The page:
7. I would like to visit the island my grandmother (may she be singing with the angels) came from:

    Other than that? Hmmmmmmmmm…

    The GPO in Dublin. (differently holy)

    Remarkable Trees

    Nothing else springs to mind, although if I had unlimited funds I could come up with others I’m sure.

    • samgillogly says:

      “I would like to visit the island my grandmother (may she be singing with the angels) came from”

      Same here, though in my case, it’s my great-great-grandmother’s village on the coastal edge of Kerry. I have cousins who still live in her old cottage, and apparently own a pub in town as well. ๐Ÿ™‚

      I would also love to visit the isle of Bardsey in Cardigan Bay. After reading “Merlin and Wales” by Michael Dames, I’ve felt strongly compelled to go there. The island’s got a lot going for it: the apple groves, tales of Merlin’s glass observatory, the 20,000 saints supposedly buried there… Places with multiple layers of lore from different eras always fascinate me. Peeling back the stories feels like a kind of spiritual archaeology.

  8. marytek says:

    I believe it important to visit the “source” from which my spirituality comes from. As you know I have dabbled with OBOD, but have turned fully to my Baltic roots. Though raised with the cultural customs and practices of my ancestors, the landscape here is very much not Baltic. Once I visited LT I understood from where these cultural practices which I follow come from.. it’s more than just going to a sacred site and meditating, it’s also very much understanding the current extant culture and what its antecedents were. My most moving experience was at Sventoji, 12km south of the LV border – on a sanddune overlooking the Baltic Sea were totems with runic symbols etched into each of them for the various deities, and at the foot of the dune was a recently used altar site.. it was moving because of the utter stillness, and that it was still being used to this day as a place of worship.

    To say one is a Celt/Druid, Norse adherent, Shinto, Heathen etc without visiting the source country is to be very limited. To fully understand one’s spirituality one needs to fully embrace and understand where they come from. One needs to understand and experience the “sacred landscape” so to speak.

    • Anonymous says:

      That source-country argument seems somewhat flawed, though. It assumes that any given pagan path has an identifiable heartland, and I’m not convinced there always is, or should be, one. Those without the resources to visit said “heartland” (and I don’t even know how I would localize that for heathenism) should not be relegated to some construed “second-class drawer” behind those who do have such resources.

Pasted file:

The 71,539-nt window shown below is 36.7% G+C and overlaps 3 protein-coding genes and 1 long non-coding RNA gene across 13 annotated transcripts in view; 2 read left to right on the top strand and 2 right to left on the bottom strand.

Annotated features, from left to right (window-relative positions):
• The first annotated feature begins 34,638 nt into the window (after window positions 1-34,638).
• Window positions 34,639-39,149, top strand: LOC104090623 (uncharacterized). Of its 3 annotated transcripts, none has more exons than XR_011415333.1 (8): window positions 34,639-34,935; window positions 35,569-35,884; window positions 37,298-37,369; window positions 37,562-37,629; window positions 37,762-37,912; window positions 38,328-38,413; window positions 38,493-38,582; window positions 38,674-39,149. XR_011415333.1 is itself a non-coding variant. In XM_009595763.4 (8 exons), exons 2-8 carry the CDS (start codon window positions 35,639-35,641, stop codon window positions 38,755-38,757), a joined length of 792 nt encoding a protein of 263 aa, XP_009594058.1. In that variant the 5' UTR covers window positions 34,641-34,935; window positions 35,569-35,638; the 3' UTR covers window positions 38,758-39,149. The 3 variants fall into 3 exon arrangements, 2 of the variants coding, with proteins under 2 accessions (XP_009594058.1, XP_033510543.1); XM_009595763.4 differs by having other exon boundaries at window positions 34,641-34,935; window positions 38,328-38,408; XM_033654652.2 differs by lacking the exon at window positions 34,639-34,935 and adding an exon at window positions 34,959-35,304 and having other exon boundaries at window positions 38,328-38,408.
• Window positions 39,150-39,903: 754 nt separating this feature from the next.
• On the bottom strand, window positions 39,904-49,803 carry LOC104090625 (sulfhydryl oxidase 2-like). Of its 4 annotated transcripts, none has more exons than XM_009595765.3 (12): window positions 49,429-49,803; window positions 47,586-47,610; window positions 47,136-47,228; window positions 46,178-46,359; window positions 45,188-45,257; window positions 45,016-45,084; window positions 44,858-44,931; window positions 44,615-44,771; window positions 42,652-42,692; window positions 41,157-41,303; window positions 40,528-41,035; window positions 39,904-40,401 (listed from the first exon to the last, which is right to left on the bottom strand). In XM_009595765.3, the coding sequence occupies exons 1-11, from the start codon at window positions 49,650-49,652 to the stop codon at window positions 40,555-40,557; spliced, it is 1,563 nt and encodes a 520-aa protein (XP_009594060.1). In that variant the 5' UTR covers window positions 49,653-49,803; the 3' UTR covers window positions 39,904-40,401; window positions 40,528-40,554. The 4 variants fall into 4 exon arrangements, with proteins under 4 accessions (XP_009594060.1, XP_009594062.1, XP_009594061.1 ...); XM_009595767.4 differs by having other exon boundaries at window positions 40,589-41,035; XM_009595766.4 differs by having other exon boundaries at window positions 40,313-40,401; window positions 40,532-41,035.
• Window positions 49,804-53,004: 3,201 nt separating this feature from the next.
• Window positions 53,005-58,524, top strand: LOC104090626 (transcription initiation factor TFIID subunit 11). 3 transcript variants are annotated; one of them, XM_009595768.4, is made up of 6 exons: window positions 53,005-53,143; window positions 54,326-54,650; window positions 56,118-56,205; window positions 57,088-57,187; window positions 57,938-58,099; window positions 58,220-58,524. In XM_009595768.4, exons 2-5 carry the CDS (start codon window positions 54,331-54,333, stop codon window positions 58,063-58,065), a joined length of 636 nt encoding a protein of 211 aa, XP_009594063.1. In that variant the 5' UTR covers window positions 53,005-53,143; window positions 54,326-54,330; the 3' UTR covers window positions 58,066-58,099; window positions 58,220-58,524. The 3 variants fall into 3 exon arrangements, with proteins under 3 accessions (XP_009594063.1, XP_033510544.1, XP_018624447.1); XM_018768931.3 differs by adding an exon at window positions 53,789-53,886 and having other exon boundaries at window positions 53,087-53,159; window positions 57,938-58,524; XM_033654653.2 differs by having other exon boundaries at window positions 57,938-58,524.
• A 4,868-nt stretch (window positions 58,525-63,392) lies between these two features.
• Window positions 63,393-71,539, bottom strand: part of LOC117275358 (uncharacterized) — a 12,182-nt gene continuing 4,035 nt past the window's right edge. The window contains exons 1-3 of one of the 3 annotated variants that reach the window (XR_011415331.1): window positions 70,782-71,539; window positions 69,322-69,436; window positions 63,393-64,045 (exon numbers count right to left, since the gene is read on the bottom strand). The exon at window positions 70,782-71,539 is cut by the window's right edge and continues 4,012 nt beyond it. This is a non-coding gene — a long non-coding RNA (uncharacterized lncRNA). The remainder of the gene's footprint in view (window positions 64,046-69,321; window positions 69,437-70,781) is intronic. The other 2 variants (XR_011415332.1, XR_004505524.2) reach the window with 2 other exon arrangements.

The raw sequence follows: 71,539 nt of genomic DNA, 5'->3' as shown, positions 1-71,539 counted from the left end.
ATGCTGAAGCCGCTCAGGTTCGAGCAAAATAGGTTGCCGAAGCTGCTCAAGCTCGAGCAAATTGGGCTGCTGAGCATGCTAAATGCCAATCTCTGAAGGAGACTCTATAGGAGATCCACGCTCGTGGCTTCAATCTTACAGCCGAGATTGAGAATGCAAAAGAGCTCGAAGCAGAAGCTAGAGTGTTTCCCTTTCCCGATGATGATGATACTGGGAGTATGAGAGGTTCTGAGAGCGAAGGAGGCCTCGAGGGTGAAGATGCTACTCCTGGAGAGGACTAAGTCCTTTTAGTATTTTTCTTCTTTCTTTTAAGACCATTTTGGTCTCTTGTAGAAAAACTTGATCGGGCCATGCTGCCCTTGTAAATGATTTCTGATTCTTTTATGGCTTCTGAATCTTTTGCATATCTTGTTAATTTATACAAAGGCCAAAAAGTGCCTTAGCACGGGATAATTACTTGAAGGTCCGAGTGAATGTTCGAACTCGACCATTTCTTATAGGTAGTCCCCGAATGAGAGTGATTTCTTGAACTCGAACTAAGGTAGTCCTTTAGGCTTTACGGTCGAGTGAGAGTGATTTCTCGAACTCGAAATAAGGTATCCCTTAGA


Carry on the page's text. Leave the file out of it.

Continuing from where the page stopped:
Playing the culture card thusly (for that’s what it is) is tantamount to an appeal to limit one’s ability to experience the divine via certain assumptions: 1) That you have to be in a particular geographical location to really feel divine; 2) that because you have to be in a certain location, your experience of the divine will reflect (and be limited by) the local culture; and 3) that if you somehow have inherent access (such as family heritage) to the “heartland” culture of a pagan path, you are more entitled to participating in it than those who don’t.

      Do you really think that such limitations should be intended? It seems to me that pagans – if we’re really serious about that divinity-within concept – should aspire to the idea that where you are is sacred, not that you’re sacred depending on where you’ve been or come from.


  9. Anonymous says:


    One of my favorite books is “Pilgrimage in Ireland: The Monuments and the People” by Peter Harbison. I have never had the privilege and blessing of going to Ireland, but I love the mountains of Colorado where I live.

    As an experiment I took some of the practices of “turas” from the book (mostly Christian in sentiment) and applied it to two of the most inspiring places in nature here in Colorado.

    (I should not here that these places are not considered “powerful” to the Ute tribe, the people indigenous to Colorado. I once attended a lecture by a Ute elder and got from him first hand how tired they were of white folk going in and putting up stone circles and ‘medicine wheels’ in sacred places. I took this to heart and leave their places alone now.)

    Most specifically I emulated the pilgrimage up Croagh Patrick to Horn Peak in the Sangre De Christos. Amazing experience, really damn hard in bare feet, but the sunrise was one I will never forget. Ever. One of those occasions where I really felt I touched the gods.

  10. Anonymous says:


    Great Idea. My intention was to go and visit the places that inspired my path. My hold back was no passport, and no money to go that far. But, after your slide show at the Gaia Gathering in 2006 in Halifax, I became really inspired to go and walk the grounds there. I want to go, and would love to do the walking/hiking/backpacker version, but I cannot convince my hubby camping is the way to go (gosh knows that I am used to cold.)

    Travelling really is the only way to get to know how other cultures think and organize themselves. In fact, it is truly the only way that one gets the regionalism that is going on in Canada.